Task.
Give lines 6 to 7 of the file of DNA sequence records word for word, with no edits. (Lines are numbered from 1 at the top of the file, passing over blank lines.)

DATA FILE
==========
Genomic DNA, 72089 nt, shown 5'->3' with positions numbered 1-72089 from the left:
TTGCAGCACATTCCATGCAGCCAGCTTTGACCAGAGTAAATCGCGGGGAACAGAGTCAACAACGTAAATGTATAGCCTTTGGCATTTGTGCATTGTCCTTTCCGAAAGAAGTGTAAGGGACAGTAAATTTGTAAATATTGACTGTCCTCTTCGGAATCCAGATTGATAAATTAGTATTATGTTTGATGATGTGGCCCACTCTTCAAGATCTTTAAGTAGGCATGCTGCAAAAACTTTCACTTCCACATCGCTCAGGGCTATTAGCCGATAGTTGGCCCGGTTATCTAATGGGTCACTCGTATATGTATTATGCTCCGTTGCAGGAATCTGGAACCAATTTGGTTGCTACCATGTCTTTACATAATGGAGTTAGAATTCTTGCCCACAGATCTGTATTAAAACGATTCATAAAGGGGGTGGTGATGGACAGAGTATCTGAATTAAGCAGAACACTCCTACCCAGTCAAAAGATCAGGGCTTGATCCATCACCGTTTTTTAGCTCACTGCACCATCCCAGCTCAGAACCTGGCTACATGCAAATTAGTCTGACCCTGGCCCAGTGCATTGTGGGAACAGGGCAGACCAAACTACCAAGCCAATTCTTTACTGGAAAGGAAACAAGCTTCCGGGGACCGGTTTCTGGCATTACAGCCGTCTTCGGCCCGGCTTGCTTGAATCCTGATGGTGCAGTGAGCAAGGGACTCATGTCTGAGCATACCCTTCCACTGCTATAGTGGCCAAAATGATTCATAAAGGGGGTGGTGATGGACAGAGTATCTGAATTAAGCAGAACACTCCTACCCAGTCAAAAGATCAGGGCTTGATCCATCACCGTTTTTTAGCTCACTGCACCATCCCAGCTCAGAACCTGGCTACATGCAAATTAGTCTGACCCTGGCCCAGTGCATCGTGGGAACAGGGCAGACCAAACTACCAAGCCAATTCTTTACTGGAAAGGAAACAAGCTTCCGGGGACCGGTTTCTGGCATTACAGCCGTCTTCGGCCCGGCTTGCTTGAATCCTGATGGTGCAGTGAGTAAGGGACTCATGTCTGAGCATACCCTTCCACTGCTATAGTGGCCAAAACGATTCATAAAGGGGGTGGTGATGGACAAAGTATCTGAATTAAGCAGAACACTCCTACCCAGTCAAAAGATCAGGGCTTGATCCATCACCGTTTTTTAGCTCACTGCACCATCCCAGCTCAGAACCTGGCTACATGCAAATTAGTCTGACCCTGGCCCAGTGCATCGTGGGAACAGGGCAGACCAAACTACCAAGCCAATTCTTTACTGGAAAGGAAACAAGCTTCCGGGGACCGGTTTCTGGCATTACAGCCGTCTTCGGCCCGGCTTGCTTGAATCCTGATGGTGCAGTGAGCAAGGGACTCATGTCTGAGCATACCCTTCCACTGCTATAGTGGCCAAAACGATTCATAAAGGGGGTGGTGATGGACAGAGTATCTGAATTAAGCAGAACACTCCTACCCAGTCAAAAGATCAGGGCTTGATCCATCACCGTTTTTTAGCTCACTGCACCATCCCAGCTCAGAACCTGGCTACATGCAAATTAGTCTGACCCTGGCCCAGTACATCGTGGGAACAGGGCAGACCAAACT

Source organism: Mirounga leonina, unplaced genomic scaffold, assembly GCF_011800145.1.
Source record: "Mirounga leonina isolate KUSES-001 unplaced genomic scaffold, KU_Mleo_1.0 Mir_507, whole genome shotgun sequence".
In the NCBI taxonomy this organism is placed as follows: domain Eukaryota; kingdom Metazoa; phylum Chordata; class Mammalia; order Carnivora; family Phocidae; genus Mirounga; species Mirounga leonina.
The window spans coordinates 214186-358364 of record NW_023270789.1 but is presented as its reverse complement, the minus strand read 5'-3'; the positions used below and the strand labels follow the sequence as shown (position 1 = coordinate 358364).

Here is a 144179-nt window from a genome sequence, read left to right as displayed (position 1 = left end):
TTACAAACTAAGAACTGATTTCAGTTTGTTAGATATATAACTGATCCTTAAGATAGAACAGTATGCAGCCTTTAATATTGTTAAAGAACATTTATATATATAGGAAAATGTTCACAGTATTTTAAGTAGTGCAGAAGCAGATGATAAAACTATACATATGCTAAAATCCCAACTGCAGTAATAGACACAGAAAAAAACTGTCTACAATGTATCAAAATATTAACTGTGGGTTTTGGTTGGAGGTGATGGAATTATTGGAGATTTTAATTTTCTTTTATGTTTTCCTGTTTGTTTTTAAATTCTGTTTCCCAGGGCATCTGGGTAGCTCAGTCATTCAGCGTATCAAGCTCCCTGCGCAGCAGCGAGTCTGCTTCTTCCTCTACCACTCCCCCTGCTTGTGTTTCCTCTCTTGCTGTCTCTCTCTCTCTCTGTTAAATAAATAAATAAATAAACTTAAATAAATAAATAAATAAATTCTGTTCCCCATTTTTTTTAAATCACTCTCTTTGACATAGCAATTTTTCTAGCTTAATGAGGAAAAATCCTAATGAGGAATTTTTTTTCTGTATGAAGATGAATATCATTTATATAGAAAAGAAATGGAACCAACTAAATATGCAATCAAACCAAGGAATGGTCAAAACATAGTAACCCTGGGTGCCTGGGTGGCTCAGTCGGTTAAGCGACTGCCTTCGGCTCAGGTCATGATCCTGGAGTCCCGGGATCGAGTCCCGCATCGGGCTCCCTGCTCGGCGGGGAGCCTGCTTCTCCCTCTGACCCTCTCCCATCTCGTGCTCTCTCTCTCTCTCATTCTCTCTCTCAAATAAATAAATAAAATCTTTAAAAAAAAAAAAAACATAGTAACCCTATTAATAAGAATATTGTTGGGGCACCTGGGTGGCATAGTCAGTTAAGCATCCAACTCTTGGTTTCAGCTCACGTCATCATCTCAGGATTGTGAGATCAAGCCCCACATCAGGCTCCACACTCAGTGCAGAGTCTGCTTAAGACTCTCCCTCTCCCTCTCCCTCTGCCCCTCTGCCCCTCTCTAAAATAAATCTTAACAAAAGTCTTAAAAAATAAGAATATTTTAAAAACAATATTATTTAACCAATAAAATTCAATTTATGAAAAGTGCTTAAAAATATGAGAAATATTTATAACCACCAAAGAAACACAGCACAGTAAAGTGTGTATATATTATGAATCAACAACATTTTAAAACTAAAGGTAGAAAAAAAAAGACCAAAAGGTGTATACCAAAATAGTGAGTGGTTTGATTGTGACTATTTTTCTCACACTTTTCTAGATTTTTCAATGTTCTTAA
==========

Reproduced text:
The window spans coordinates 214186-358364 of record NW_023270789.1 but is presented as its reverse complement, the minus strand read 5'-3'; the positions used below and the strand labels follow the sequence as shown (position 1 = coordinate 358364).

Here is a 144179-nt window from a genome sequence, read left to right as displayed (position 1 = left end):